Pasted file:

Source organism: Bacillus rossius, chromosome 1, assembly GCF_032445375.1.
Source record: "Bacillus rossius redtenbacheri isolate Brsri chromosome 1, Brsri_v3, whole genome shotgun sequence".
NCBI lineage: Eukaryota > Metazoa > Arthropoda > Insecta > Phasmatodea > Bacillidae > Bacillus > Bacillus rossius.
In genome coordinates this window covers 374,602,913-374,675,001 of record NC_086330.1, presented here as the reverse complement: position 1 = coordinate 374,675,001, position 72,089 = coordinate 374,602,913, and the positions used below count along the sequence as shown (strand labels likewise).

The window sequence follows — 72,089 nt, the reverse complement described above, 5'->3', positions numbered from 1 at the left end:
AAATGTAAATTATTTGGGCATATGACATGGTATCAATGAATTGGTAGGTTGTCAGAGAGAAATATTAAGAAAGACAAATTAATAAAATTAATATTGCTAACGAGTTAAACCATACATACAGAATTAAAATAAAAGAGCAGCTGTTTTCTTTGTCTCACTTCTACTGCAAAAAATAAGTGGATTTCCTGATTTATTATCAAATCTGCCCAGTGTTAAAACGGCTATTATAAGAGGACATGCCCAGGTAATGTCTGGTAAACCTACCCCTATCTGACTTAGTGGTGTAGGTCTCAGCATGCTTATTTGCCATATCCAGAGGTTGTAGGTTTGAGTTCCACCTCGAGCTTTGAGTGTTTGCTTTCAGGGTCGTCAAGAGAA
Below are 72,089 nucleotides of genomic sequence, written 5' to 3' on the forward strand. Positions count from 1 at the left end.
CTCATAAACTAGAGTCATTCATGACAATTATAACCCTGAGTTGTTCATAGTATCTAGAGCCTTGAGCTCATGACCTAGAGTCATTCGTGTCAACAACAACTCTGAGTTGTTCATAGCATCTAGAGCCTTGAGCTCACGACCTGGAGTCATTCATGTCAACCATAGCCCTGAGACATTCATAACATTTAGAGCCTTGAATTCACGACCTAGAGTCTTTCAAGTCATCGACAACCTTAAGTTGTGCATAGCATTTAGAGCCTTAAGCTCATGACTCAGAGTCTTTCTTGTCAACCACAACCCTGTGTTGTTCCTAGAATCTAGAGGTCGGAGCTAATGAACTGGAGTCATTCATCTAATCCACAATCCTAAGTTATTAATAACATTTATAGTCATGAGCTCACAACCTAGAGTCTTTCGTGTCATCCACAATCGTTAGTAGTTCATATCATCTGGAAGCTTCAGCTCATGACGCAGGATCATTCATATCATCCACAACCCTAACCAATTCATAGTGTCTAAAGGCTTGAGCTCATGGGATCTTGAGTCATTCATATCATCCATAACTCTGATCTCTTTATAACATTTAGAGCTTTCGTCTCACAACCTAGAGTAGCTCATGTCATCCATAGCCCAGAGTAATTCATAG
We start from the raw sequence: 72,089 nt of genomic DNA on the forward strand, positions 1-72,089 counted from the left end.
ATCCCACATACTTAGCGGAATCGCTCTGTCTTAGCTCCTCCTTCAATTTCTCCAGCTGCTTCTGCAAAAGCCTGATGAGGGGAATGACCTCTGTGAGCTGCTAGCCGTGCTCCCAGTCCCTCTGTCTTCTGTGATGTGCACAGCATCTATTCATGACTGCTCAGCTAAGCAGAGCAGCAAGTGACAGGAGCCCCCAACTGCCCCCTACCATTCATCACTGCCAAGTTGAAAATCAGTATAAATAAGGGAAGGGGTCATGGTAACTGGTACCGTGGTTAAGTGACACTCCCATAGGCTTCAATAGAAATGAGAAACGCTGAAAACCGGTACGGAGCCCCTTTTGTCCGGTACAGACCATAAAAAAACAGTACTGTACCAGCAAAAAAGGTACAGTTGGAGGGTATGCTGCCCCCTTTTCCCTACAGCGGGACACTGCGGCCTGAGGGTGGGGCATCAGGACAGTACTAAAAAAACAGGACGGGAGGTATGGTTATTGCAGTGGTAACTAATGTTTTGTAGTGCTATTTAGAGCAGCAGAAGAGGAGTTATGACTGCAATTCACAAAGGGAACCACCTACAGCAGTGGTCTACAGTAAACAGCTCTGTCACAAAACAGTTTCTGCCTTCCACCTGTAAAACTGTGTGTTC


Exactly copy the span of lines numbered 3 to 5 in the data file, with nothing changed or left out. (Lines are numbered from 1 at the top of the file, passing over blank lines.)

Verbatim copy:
NCBI lineage: Eukaryota > Metazoa > Arthropoda > Insecta > Phasmatodea > Bacillidae > Bacillus > Bacillus rossius.
In genome coordinates this window covers 374,602,913-374,675,001 of record NC_086330.1, presented here as the reverse complement: position 1 = coordinate 374,675,001, position 72,089 = coordinate 374,602,913, and the positions used below count along the sequence as shown (strand labels likewise).

The window sequence follows — 72,089 nt, the reverse complement described above, 5'->3', positions numbered from 1 at the left end: